By Tariq Saleh

The organisers of this year’s Rugby League World Cup have today been rocked by the news that Australia and New Zealand have officially withdrawn from the tournament in England due to player welfare and safety concerns related to Covid-19.

Both the Australian Rugby League Commission and New Zealand Rugby League have asked the organisers and the International Rugby League, the sport’s governing body, to reschedule the competition for next year.

The World Cup is due to start on 23 October, and would be a much-diminshed event without two of the world's leading teams.

With less than 100 days to go, Australia and New Zealand are concerned about the rising number cases of Covid-19 in the UK and believe it is unsafe to send their teams to the country, coupled with issues regarding Covid-19 regulations and quarantine rules for players and staff travelling back down under.

Australia's borders are currently closed, so anybody returning has to spend 14 days in government-managed quarantine.

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NZRL chief Greg Peters said: "The safety and wellbeing of our people is the main priority, and unfortunately, that cannot be guaranteed to our satisfaction.

"There are stark differences between how the pandemic is being managed in the UK compared to Australasia, and recent developments have highlighted how quickly things can change. The tournament organisers have moved heaven and earth to make this work, so it is not an easy decision, but the Covid-19 situation in the UK shows no sign of improving, and it's simply too unsafe to send teams and staff over."

Peter V'landys, the ARLC chairman, added: "Not participating in this year's World Cup is not a decision the commission has taken lightly, but we must put the best interests of our players and officials first. Protecting them is our absolute priority.

"In the current environment, the risks to the safety, health and wellbeing of the players and officials travelling from Australia to participate in the tournament this year are insurmountable. We have again requested the IRL and Rugby League World Cup consider postponing the event until 2022 to enable all players to participate."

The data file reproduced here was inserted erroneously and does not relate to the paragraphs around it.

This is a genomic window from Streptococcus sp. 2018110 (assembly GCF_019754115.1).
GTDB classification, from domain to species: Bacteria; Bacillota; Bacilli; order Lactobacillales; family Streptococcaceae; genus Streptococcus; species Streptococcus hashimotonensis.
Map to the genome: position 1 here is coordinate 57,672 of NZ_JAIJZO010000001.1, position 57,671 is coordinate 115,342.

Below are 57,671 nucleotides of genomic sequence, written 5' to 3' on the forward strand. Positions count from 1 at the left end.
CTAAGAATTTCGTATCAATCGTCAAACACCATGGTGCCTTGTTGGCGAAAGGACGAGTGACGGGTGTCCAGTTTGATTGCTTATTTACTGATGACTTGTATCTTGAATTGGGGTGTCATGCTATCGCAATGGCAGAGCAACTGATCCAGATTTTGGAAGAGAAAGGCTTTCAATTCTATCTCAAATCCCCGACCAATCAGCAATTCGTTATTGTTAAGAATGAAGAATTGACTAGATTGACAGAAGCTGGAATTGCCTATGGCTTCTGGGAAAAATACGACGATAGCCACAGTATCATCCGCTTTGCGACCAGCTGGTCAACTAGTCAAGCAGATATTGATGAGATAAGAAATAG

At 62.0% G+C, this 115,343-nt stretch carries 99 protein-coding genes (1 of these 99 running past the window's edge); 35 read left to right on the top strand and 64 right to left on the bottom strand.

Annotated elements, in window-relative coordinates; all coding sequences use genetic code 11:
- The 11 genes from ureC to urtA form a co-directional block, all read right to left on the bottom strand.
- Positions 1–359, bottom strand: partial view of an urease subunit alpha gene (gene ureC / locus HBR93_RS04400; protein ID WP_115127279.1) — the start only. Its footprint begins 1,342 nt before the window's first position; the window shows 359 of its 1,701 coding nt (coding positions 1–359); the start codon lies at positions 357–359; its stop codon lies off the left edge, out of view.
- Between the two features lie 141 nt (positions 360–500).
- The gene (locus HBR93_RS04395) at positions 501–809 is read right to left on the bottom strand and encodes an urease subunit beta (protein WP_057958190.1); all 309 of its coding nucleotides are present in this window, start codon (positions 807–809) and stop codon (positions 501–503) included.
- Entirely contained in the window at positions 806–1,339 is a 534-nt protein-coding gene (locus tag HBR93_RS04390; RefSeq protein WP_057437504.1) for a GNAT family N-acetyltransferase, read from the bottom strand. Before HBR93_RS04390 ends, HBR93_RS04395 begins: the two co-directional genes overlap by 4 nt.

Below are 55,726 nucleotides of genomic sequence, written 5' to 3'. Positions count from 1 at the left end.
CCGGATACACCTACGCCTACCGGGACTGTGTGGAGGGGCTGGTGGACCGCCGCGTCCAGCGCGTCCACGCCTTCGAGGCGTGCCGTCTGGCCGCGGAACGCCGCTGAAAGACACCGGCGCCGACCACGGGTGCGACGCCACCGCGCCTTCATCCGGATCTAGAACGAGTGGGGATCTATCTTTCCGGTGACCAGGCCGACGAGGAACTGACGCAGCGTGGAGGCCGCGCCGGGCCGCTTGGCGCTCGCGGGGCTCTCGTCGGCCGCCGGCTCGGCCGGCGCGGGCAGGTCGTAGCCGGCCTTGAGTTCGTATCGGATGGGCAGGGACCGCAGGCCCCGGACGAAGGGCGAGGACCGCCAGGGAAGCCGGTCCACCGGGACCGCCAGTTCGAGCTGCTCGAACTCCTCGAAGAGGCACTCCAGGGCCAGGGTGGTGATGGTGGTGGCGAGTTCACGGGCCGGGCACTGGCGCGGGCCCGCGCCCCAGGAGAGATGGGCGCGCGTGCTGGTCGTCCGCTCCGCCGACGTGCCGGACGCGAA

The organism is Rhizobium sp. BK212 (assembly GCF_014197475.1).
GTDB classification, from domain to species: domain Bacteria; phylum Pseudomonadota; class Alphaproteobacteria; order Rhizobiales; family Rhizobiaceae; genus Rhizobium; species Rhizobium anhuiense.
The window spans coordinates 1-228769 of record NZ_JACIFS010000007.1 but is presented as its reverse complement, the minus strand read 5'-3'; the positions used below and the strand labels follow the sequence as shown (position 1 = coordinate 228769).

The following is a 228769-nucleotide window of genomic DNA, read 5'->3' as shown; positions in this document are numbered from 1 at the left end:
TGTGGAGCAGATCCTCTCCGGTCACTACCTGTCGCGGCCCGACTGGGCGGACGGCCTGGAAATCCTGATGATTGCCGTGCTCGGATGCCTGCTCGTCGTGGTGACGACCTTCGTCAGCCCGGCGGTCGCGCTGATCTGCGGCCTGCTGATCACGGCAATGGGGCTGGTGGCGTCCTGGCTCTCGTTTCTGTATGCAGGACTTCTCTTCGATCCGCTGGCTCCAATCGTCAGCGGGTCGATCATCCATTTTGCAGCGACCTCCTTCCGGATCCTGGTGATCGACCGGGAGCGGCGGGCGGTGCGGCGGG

Earlier this month, RLWC2021 confirmed the tournament would go ahead as planned in England later this year despite uncertainty over Australia’s participation at the time, with its domestic clubs also calling for to the event to be postponed.

The organisers opted to proceed with the tournament following talks with various governing bodies over participation, many of which had agreed to take part, bar Australia.

However, the official withdrawal of Australia, one of the competition’s top nations and holders of the men’s and women’s titles, and another major nation in New Zealand, is likely to cast doubt over whether the event will go ahead this year.

The organisers have expressed displeasure at the countries’ late decision to pull out of the tournament.

In a statement, RLWC2021 said: "RLWC2021 note the disappointing statement made by the ARLC and NZRL which may have wide ranging implications for international Rugby League.

"RLWC2021 were informed at very short notice and will continue discussions with all stakeholders to agree on the best way forward. A further statement will be made in due course."

When confirming that the tournament would go ahead as planned, Jon Dutton, chief executive of the organising committee, was “incredibly confident” that Australia would sign the participation agreement and send strong teams to take part in the three competitions.

The organising committee was also understood to have agreed to pay for charter flights for those travelling to minimise the risk of contact with the general public.

RLWC2021 are believed to be reluctant to postpone the tournament until 2022 as it would clash with soccer’s Fifa World Cup, which is to be held in Qatar in the northern hemisphere winter months of November and December.

The news is also likely to impact on the organisers’ efforts to land a significant broadcast contract in Australia.

RLWC2021 was understood to have been on the verge of announcing a rights deal in the country but the withdrawal of the team is likely to have deterred the major networks.

The withdrawal of New Zealand will also come as a huge blow to streaming service Spark Sport, which recently acquired domestic rights to the World Cup for the first time, displacing established rugby league broadcaster and pay-television operator Sky.